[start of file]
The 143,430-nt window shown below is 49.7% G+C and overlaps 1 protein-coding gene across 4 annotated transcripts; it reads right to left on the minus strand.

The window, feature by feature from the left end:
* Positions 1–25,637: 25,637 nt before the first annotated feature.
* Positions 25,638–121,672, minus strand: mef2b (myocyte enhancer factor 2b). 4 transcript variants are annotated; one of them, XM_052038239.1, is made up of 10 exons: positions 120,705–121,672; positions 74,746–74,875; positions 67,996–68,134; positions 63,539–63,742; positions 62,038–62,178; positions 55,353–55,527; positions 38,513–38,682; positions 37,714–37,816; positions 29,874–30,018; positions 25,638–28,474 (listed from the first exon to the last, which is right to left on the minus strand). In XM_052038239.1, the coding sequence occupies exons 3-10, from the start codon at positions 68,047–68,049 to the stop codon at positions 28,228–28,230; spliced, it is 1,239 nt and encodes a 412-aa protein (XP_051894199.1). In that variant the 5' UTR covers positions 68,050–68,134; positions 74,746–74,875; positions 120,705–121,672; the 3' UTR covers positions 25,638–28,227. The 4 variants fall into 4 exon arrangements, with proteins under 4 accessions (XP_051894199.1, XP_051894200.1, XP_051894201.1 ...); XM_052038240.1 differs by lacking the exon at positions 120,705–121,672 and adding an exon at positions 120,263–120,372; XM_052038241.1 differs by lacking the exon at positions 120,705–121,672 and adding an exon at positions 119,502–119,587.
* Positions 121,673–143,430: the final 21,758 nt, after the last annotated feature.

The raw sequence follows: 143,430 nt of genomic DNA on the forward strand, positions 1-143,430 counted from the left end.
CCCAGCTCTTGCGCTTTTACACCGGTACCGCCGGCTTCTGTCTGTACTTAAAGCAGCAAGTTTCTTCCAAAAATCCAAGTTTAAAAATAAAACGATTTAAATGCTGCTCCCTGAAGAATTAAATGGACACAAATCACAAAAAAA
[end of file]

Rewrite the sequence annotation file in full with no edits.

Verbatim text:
The 143,430-nt window shown below is 49.7% G+C and overlaps 1 protein-coding gene across 4 annotated transcripts; it reads right to left on the minus strand.

The window, feature by feature from the left end:
* Positions 1–25,637: 25,637 nt before the first annotated feature.
* Positions 25,638–121,672, minus strand: mef2b (myocyte enhancer factor 2b). 4 transcript variants are annotated; one of them, XM_052038239.1, is made up of 10 exons: positions 120,705–121,672; positions 74,746–74,875; positions 67,996–68,134; positions 63,539–63,742; positions 62,038–62,178; positions 55,353–55,527; positions 38,513–38,682; positions 37,714–37,816; positions 29,874–30,018; positions 25,638–28,474 (listed from the first exon to the last, which is right to left on the minus strand). In XM_052038239.1, the coding sequence occupies exons 3-10, from the start codon at positions 68,047–68,049 to the stop codon at positions 28,228–28,230; spliced, it is 1,239 nt and encodes a 412-aa protein (XP_051894199.1). In that variant the 5' UTR covers positions 68,050–68,134; positions 74,746–74,875; positions 120,705–121,672; the 3' UTR covers positions 25,638–28,227. The 4 variants fall into 4 exon arrangements, with proteins under 4 accessions (XP_051894199.1, XP_051894200.1, XP_051894201.1 ...); XM_052038240.1 differs by lacking the exon at positions 120,705–121,672 and adding an exon at positions 120,263–120,372; XM_052038241.1 differs by lacking the exon at positions 120,705–121,672 and adding an exon at positions 119,502–119,587.
* Positions 121,673–143,430: the final 21,758 nt, after the last annotated feature.

The raw sequence follows: 143,430 nt of genomic DNA on the forward strand, positions 1-143,430 counted from the left end.
CCCAGCTCTTGCGCTTTTACACCGGTACCGCCGGCTTCTGTCTGTACTTAAAGCAGCAAGTTTCTTCCAAAAATCCAAGTTTAAAAATAAAACGATTTAAATGCTGCTCCCTGAAGAATTAAATGGACACAAATCACAAAAAAA